Money Management

When to Consider Using a Roth IRA for Part of Your Emergency Fund

The majority of financial planners generally suggest that an essential financial life goal is to maintain enough money in an emergency savings fund to cover at least 3-6 months of necessary expenses. As long as you meet the income limits (or can fund a backdoor Roth without tax issues), one option to consider for your emergency fund is a Roth IRA.

Here are 3 reasons why using a Roth IRA as a portion of your emergency fund may make sense for you:

No penalty on early withdrawal of contributions

Unlike other tax-advantaged retirement accounts like a 401(k) and a traditional IRA, early (before age 59 ½) withdrawals of contributions to a Roth IRA are not subject to taxes or penalties. Early withdrawals of earnings may be subject to taxes and penalties, but the contributions come out first.

As an example, if you contribute $6,000 to a Roth IRA and that contribution grows to $10,000, you can withdraw the $6,000 at any time and for any purpose without tax or penalty but not the $4,000 of earnings. (Note that any money you convert to a Roth IRA has a 5 year waiting period before it can be withdrawn tax and penalty-free.)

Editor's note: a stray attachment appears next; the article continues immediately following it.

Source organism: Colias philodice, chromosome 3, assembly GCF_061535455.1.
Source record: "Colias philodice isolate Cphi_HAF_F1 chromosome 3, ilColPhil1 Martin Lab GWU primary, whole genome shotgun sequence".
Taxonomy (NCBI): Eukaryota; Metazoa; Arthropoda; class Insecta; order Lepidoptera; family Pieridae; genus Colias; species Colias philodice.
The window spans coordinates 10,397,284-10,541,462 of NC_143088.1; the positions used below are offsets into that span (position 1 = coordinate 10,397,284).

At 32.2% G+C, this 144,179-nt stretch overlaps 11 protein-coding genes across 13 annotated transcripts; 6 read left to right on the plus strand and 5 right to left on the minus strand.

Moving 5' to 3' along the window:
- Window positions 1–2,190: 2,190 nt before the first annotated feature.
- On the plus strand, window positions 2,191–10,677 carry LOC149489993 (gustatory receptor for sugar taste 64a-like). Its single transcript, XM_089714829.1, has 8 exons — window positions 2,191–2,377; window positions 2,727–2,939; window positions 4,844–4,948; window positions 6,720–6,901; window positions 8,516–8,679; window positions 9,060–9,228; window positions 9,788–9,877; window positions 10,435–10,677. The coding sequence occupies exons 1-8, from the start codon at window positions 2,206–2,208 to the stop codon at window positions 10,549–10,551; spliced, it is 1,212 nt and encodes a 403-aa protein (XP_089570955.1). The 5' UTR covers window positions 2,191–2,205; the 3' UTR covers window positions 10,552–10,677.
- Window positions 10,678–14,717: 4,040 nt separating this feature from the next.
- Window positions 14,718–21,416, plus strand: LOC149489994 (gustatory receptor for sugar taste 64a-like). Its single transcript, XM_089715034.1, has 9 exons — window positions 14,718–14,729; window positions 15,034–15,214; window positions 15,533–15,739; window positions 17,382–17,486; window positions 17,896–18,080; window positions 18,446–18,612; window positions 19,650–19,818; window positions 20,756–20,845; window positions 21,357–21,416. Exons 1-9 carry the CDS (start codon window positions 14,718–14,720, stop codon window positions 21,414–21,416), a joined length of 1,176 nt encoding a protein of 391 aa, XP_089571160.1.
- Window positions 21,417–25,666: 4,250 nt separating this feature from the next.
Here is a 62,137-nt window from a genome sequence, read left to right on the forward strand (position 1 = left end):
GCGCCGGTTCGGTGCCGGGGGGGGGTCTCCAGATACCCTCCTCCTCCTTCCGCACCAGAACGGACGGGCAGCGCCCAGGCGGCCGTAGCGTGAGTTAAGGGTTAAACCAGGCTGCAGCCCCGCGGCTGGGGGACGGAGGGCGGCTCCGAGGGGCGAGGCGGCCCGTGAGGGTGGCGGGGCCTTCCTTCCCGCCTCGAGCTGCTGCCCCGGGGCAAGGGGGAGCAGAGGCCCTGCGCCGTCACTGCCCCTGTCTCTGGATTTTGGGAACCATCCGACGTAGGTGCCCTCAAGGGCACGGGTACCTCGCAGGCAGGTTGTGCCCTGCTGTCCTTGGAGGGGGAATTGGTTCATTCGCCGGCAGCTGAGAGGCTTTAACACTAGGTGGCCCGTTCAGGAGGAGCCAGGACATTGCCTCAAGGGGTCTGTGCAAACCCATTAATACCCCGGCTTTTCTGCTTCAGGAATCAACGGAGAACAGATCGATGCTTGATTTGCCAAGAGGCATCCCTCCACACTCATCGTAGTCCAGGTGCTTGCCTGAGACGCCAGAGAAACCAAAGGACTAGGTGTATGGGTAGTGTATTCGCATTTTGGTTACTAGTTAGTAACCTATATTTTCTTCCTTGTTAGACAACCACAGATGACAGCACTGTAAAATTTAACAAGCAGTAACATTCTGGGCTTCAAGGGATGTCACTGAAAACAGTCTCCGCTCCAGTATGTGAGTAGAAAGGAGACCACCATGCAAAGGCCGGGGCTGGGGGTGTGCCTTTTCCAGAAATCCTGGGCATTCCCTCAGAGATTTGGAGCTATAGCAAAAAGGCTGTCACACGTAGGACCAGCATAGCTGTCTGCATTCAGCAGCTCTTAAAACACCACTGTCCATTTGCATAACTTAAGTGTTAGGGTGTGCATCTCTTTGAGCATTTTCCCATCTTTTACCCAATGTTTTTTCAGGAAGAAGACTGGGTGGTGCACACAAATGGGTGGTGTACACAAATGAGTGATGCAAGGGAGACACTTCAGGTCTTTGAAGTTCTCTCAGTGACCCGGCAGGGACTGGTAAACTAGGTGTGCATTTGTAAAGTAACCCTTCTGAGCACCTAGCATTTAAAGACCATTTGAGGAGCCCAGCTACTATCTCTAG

Roth IRAs offer flexibility

The main benefit of a Roth IRA is they offer flexibility when it comes to accessing your original contributions. Because Roth IRA contributions are made with after-tax dollars, these contributions can be taken out at any time without tax or penalty. This creates an opportunity to use a Roth IRA as a supplemental source of college funding or any other non-retirement-related financial goal. Tax-free withdrawal of any earnings growth applies if your account has been opened for at least 5 years and distributions occur after age 59 1/2.

Reduce the changes you may use the funds for less important life goals

More important than protecting your money from creditors, probate, or even the IRS might be protecting it from yourself. Have you ever felt the temptation to raid your emergency savings for a non-emergency? Because of the benefits of keeping your funds saved in the IRA, you will probably be much less likely to spend your Roth IRA on non-essential items than if that money was in a regular account. It also doesn’t hurt that you have to fill out a form for each withdrawal. Those not-so-gentle nudges from Uncle Sam help you think twice about accessing your Roth IRA funds.

Perhaps the biggest advantage of using Roth IRAs as a supplement for emergency savings is the ability to accomplish multiple goals at the same time. By contributing your emergency savings to a Roth IRA, you can build your emergency fund without missing the annual Roth IRA contribution limits (currently $6000 per year in 2020 if you are under 50). One last thing to keep in mind is that you’ll still want to put your Roth IRA money in safe, liquid assets like a bank deposit account or money market fund if it’s the core part of your emergency fund. A general guideline is to at least have a minimum of 3 months’ worth of living expenses in your core emergency fund before using a Roth IRA hybrid strategy to invest for long-term goals while having the flexibility to access your original contributions if needed. Once you’ve accumulated enough liquid savings somewhere else, you can then invest it more aggressively for retirement.